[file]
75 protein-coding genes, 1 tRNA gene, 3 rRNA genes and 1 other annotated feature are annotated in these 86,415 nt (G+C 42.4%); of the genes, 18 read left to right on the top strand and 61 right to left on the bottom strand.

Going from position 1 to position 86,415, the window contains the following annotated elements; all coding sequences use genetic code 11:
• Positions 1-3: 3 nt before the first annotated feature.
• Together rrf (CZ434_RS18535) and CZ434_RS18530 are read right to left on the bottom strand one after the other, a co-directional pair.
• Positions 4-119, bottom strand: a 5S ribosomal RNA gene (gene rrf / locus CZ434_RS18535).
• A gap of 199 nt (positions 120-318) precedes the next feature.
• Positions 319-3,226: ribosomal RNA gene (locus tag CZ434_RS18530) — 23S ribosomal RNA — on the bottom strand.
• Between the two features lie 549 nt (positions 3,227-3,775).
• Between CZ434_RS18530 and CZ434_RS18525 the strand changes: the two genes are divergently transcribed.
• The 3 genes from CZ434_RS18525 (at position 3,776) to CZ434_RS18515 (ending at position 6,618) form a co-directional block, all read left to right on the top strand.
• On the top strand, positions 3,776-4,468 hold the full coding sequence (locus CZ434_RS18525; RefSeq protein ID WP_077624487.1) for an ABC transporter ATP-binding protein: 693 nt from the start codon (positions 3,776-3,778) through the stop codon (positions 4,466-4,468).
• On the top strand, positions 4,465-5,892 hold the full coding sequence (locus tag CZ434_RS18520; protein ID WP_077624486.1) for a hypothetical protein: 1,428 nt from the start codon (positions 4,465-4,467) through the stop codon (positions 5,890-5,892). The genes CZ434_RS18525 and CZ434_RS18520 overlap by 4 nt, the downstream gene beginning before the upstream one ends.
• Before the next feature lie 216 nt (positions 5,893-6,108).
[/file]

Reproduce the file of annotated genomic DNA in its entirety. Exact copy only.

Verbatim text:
75 protein-coding genes, 1 tRNA gene, 3 rRNA genes and 1 other annotated feature are annotated in these 86,415 nt (G+C 42.4%); of the genes, 18 read left to right on the top strand and 61 right to left on the bottom strand.

Going from position 1 to position 86,415, the window contains the following annotated elements; all coding sequences use genetic code 11:
• Positions 1-3: 3 nt before the first annotated feature.
• Together rrf (CZ434_RS18535) and CZ434_RS18530 are read right to left on the bottom strand one after the other, a co-directional pair.
• Positions 4-119, bottom strand: a 5S ribosomal RNA gene (gene rrf / locus CZ434_RS18535).
• A gap of 199 nt (positions 120-318) precedes the next feature.
• Positions 319-3,226: ribosomal RNA gene (locus tag CZ434_RS18530) — 23S ribosomal RNA — on the bottom strand.
• Between the two features lie 549 nt (positions 3,227-3,775).
• Between CZ434_RS18530 and CZ434_RS18525 the strand changes: the two genes are divergently transcribed.
• The 3 genes from CZ434_RS18525 (at position 3,776) to CZ434_RS18515 (ending at position 6,618) form a co-directional block, all read left to right on the top strand.
• On the top strand, positions 3,776-4,468 hold the full coding sequence (locus CZ434_RS18525; RefSeq protein ID WP_077624487.1) for an ABC transporter ATP-binding protein: 693 nt from the start codon (positions 3,776-3,778) through the stop codon (positions 4,466-4,468).
• On the top strand, positions 4,465-5,892 hold the full coding sequence (locus tag CZ434_RS18520; protein ID WP_077624486.1) for a hypothetical protein: 1,428 nt from the start codon (positions 4,465-4,467) through the stop codon (positions 5,890-5,892). The genes CZ434_RS18525 and CZ434_RS18520 overlap by 4 nt, the downstream gene beginning before the upstream one ends.
• Before the next feature lie 216 nt (positions 5,893-6,108).